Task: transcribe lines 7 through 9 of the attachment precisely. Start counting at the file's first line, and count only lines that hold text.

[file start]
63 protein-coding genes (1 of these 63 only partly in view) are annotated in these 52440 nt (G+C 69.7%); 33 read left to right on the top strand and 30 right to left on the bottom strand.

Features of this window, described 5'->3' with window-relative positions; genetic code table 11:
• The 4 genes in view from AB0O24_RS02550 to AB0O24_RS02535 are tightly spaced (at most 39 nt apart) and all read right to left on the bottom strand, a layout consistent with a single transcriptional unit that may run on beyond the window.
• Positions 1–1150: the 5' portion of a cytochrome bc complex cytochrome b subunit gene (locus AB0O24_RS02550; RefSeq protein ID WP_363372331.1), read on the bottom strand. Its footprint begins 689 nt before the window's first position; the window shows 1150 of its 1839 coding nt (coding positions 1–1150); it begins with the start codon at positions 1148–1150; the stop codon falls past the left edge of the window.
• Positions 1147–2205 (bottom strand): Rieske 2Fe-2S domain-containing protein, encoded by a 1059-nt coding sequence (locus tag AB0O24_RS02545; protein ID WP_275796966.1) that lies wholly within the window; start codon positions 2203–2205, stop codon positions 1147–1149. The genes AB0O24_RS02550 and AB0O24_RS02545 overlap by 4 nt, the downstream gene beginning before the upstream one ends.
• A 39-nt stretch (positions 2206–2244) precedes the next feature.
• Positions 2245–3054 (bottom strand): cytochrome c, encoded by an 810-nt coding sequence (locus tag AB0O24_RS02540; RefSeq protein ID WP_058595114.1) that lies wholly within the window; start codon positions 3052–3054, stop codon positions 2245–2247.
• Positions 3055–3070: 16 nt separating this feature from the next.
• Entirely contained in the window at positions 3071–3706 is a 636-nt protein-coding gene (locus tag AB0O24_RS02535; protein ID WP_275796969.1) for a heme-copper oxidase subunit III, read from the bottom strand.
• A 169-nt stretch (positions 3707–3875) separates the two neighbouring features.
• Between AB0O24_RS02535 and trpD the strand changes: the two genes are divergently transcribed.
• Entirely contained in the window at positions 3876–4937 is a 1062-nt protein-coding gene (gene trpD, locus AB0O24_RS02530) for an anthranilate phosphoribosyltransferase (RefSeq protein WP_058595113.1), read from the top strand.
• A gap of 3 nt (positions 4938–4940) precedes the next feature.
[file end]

• Positions 2245–3054 (bottom strand): cytochrome c, encoded by an 810-nt coding sequence (locus tag AB0O24_RS02540; RefSeq protein ID WP_058595114.1) that lies wholly within the window; start codon positions 3052–3054, stop codon positions 2245–2247.
• Positions 3055–3070: 16 nt separating this feature from the next.
• Entirely contained in the window at positions 3071–3706 is a 636-nt protein-coding gene (locus tag AB0O24_RS02535; protein ID WP_275796969.1) for a heme-copper oxidase subunit III, read from the bottom strand.